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Leibniz's theorem watch

1. For two functions, Leibniz's theorem says . What about when we have more than two functions - say three, four, or even more?
2. (Original post by PerigeeApogee)
Any number of products of functions can be split into groups of two, then split again, and again, as necessary.
But that gets tedious, as the number of functions gets large. I was sort of looking for a 'multinomial' version, but that's probably misguided.
3. Use what PerigeeApogee said apply Leibniz to what's inside and do some combinatorics.
4. (Original post by Liouville)
But that gets tedious, as the number of functions gets large. I was sort of looking for a 'multinomial' version, but that's probably misguided.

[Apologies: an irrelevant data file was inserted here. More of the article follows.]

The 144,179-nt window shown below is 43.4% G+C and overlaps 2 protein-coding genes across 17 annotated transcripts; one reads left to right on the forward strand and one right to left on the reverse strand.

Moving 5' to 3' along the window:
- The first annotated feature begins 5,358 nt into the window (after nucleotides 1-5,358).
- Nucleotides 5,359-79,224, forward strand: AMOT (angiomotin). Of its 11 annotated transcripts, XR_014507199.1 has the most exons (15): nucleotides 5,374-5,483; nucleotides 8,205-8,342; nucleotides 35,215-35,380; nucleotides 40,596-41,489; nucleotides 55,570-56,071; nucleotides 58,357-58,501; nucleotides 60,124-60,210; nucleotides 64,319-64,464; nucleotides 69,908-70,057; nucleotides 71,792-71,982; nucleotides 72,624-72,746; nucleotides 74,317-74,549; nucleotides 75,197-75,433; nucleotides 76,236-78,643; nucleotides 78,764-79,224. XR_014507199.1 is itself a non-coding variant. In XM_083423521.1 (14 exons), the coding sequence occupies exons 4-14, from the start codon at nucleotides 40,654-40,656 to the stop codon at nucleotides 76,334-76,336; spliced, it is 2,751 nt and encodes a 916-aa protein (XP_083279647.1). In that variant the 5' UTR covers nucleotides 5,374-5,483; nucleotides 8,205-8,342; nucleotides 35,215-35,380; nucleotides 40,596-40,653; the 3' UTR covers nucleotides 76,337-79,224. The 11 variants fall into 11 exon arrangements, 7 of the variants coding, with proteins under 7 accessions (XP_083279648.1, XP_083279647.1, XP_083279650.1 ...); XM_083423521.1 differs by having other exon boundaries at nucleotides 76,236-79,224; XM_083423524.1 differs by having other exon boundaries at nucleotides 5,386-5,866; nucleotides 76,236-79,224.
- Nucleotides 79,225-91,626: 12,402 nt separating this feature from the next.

There is a multinomial Leibniz rule, comparable to the multinomial theorem.

It just says (for example in the trinomial case)

where the sum is taken over all nonnegative k,l,m such that k+l+m=n and

5. Is that correct? Never have done anything like that in my entire life.

What I needed it for was to find the nth derivative of the product
But now I realise it's sort of a massive overkill and even somewhat ineffective.
Sure there must be better ways to find the nth derivative of the product, no?
6. (Original post by Liouville)
..
I don't see an easy way of finding that product in the general case. (A quick play with Wolfram Alpha shows no obvious patterns).

If this is a result you've found yourself wanting in the middle of solving some other problem, I suspect you'd be better off looking for a different approach.
7. (Original post by DFranklin)
If this is a result you've found yourself wanting in the middle of solving some other problem, I suspect you'd be better off looking for a different approach.
Thanks, that's what it was. I will leave it at that for now.

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